July 21, 2021
By Manie Beheshti, MD
Antimicrobial resistance continues to remain a top health threat according to the World Health Organization and the Centers for Disease Control and Prevention. Difficult-to-treat gram-negative infections, such as those caused by metallo-β-lactamase (MBL) producing Enterobacterales, lead to increased complications and worsened outcomes and pose a challenge for providers. Effective antibiotics for such infections are limited, and combinations of existing antibiotics have been previously investigated.
A report in the June 1 issue of Clinical Infectious Diseases demonstrates that the addition of aztreonam (ATM) to ceftazidime-avibactam (CAZ-AVI) for infections due to MBL-producing Enterobacterales leads to better outcomes. In this prospective, observational study out of Greece and Italy, 30-day mortality, the main study outcome, was compared between patients receiving CAZ-AVI with ATM (CAA) and those receiving other active antibiotics (OAAs).
Therapeutic decisions were made by five independent ID physicians based on sensitivity data. The 30-day mortality was 19.2% in the 52 CAA patients compared to 44% in the OAA group (P = .007). In 82 and 20 patients, resistance was due to New Delhi metallo-β-lactamase and Verona integron encoded metallo-β-lactamase, respectively. Improvement in secondary outcomes was also noted. Clinical failure at 14 days was lower in the CAA group (hazard ratio, 0.30; 95% confidence interval [CI], 0.14-0.65, P = 0.002). Length of stay was also shorter in the CAA group (subdistributional hazard ratio, 0.49; 95% CI, 0.30-0.82; P =.007). Clinical characteristics were largely similar. However, ICU care was more frequent in the CAA group, whereas immunosuppressive therapy and acquisition of infection in a surgical ward were more prevalent in the OAA group.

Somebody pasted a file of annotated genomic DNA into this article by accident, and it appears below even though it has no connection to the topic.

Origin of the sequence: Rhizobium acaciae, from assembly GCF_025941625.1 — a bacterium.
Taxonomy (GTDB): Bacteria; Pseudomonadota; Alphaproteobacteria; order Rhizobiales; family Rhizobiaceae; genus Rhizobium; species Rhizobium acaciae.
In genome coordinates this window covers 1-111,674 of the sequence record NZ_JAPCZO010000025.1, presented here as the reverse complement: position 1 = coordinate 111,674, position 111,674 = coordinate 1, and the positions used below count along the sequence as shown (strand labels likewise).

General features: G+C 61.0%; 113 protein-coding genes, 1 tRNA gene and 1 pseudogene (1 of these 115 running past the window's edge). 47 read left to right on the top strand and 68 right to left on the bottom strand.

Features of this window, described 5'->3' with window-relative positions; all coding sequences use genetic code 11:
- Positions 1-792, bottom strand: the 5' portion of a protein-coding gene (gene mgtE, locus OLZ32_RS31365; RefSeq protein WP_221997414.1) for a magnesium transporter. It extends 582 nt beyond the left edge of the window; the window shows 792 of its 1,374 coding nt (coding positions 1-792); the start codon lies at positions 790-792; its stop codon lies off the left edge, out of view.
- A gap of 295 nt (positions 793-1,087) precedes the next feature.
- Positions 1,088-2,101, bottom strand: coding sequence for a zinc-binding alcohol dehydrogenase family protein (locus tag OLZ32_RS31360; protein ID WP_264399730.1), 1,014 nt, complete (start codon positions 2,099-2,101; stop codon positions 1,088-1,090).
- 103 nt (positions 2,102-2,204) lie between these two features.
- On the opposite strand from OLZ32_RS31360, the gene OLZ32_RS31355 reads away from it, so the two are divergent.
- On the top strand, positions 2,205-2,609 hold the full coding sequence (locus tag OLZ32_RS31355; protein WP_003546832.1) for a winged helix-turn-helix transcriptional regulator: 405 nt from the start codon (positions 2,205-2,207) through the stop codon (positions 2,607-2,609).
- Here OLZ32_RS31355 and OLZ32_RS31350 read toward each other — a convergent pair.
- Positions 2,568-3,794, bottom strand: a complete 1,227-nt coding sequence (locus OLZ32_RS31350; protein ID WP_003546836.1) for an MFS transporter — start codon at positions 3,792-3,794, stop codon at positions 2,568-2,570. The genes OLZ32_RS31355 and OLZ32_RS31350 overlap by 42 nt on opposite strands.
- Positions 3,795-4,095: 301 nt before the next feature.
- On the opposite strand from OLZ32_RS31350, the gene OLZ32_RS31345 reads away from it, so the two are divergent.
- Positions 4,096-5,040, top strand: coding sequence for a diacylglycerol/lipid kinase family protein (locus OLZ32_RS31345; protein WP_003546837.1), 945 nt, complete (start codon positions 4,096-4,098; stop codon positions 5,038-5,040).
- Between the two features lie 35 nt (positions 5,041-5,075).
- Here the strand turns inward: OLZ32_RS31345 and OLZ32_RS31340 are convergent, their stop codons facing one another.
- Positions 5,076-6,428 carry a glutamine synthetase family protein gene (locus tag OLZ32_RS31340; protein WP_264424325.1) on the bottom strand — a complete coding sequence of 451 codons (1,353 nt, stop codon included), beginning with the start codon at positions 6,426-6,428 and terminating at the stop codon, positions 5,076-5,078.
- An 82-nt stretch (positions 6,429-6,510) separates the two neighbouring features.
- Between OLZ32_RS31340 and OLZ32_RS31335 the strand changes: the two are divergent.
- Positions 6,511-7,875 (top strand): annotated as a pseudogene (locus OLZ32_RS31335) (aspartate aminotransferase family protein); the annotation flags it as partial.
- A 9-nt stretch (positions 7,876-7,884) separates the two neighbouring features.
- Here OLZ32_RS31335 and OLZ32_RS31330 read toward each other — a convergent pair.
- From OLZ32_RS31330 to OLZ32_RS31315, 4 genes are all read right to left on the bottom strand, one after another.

Though this is an observational, nonrandomized study with a small sample size, it does provide an added strategy for infections where therapeutic options are few. The authors attempted to address these limitations and provide data that could help with antibiotic selection and, ultimately, improve patient outcomes. Until novel, effective antibiotics are readily available, further studies like this will be needed to help us better understand how to approach these difficult-to-treat infections with the limited available antimicrobials.